Rexford Respiratory Therapist Sentenced To 12 Months And One Day For $1.4 Million Medicaid Fraud And $200,000 Tax Fraud
MISSOULA – A respiratory therapist from Rexford, Montana has been sentenced to 12 months and one day for defrauding Medicaid of over $1.4 million and filing tax returns that failed to report her correct income resulting in a tax loss of over $200,000. Anna Sue Tope, 67, was the vice president of Eagle Calf Technical Corporation (Eagle Calf), a company providing medical equipment and services on the Blackfeet Indian Reservation. Eagle Calf’s clients in the Browning area are generally low-income patients eligible for Medicaid.
Assistant U.S. Attorney Chad Spraker told the court that Tope, a respiratory therapist, had worked at various hospitals and owned a medical supply business prior to starting the Montana company with a business associate started in 1998. In 2001, Tope became the sole signatory for Eagle Calf bank accounts.
From 2003 until 2011, Spraker explained, an Eagle Calf customer received catheter supplies from the company. The patient required the use of one of two types of tracheal suction catheters. Cath-n-Glove kits, which cost approximately $2.70 each, are much less expensive than a closed system catheter (approximately $16 each). Cath-n-Glove kits are disposable and designed for one-time use, but a patient may require multiple kits each day. A closed system catheter, however, may be used for a longer period of time—typically multiple days to one week before a patient requires a new one.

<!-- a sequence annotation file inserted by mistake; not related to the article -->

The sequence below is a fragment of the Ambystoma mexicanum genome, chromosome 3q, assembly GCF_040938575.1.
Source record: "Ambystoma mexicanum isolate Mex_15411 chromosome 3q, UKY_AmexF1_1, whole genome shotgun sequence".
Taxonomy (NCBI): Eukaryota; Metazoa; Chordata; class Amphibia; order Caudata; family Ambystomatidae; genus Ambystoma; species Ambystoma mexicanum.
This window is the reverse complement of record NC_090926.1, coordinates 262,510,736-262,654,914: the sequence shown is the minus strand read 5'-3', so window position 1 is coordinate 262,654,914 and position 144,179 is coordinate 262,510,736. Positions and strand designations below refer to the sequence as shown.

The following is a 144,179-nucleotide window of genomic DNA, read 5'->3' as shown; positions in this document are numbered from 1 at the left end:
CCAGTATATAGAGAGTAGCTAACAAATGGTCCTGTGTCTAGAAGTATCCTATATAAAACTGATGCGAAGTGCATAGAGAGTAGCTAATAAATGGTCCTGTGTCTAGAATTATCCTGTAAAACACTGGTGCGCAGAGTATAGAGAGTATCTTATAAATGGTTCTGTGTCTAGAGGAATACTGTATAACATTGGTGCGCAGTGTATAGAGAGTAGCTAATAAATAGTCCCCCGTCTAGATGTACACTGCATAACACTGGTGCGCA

Eagle Calf provided Cath-n-Glove kits from the time the patient started receiving supplies from Eagle Calf in 2003 until November 2011. Investigators located six wholesale suppliers who had sold 20,626 Cath-n-Glove kits to Eagle Calf on 59 invoices during the period of the indictment. None of the invoices showed Eagle Calf ever purchased a closed system catheter from any supplier.
Although furnishing the patient with the less expensive catheter, Tope fraudulently billed Medicaid for the more expensive closed system catheters. Medicaid was billed for more than $1.7 million for over 108,000 closed system catheters purportedly supplied to the patient. Had the Medicaid program not been misled as to the medical equipment actually being provided, reimbursement to Eagle Calf would have been approximately $300,000. Tope’s fraudulent scheme cost the government $1.4 million.
The case was investigated by the Montana Medicaid SURS Unit, the Internal Revenue Service, the Health Care Fraud investigator for the U.S. Attorney’s Office, and the Federal Bureau of Investigation.
PACER Case Reference: 14-57